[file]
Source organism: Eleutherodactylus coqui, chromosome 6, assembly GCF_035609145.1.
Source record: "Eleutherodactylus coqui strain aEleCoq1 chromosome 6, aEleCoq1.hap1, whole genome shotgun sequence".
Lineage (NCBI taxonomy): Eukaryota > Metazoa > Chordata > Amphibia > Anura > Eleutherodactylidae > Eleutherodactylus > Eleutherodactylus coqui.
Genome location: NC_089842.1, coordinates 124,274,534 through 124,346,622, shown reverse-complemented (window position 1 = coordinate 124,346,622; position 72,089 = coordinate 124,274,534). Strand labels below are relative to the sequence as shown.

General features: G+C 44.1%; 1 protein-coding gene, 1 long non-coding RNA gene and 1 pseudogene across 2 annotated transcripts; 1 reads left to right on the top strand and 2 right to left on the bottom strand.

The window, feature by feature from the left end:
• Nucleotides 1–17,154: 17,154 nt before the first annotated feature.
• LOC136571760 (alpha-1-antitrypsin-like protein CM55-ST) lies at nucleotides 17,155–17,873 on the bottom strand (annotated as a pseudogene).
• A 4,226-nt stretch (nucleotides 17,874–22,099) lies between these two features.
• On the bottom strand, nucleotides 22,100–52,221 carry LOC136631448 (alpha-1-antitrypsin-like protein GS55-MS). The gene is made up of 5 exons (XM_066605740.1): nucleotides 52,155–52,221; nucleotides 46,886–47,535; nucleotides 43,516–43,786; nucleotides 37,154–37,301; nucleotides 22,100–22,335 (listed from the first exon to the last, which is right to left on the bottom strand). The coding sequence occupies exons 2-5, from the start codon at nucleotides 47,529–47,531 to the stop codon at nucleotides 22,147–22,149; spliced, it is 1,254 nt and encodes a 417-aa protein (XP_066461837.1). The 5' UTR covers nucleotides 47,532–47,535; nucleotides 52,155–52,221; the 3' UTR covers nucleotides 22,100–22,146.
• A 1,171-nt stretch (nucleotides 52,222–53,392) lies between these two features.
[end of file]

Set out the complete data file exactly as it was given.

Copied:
Source organism: Eleutherodactylus coqui, chromosome 6, assembly GCF_035609145.1.
Source record: "Eleutherodactylus coqui strain aEleCoq1 chromosome 6, aEleCoq1.hap1, whole genome shotgun sequence".
Lineage (NCBI taxonomy): Eukaryota > Metazoa > Chordata > Amphibia > Anura > Eleutherodactylidae > Eleutherodactylus > Eleutherodactylus coqui.
Genome location: NC_089842.1, coordinates 124,274,534 through 124,346,622, shown reverse-complemented (window position 1 = coordinate 124,346,622; position 72,089 = coordinate 124,274,534). Strand labels below are relative to the sequence as shown.

General features: G+C 44.1%; 1 protein-coding gene, 1 long non-coding RNA gene and 1 pseudogene across 2 annotated transcripts; 1 reads left to right on the top strand and 2 right to left on the bottom strand.

The window, feature by feature from the left end:
• Nucleotides 1–17,154: 17,154 nt before the first annotated feature.
• LOC136571760 (alpha-1-antitrypsin-like protein CM55-ST) lies at nucleotides 17,155–17,873 on the bottom strand (annotated as a pseudogene).
• A 4,226-nt stretch (nucleotides 17,874–22,099) lies between these two features.
• On the bottom strand, nucleotides 22,100–52,221 carry LOC136631448 (alpha-1-antitrypsin-like protein GS55-MS). The gene is made up of 5 exons (XM_066605740.1): nucleotides 52,155–52,221; nucleotides 46,886–47,535; nucleotides 43,516–43,786; nucleotides 37,154–37,301; nucleotides 22,100–22,335 (listed from the first exon to the last, which is right to left on the bottom strand). The coding sequence occupies exons 2-5, from the start codon at nucleotides 47,529–47,531 to the stop codon at nucleotides 22,147–22,149; spliced, it is 1,254 nt and encodes a 417-aa protein (XP_066461837.1). The 5' UTR covers nucleotides 47,532–47,535; nucleotides 52,155–52,221; the 3' UTR covers nucleotides 22,100–22,146.
• A 1,171-nt stretch (nucleotides 52,222–53,392) lies between these two features.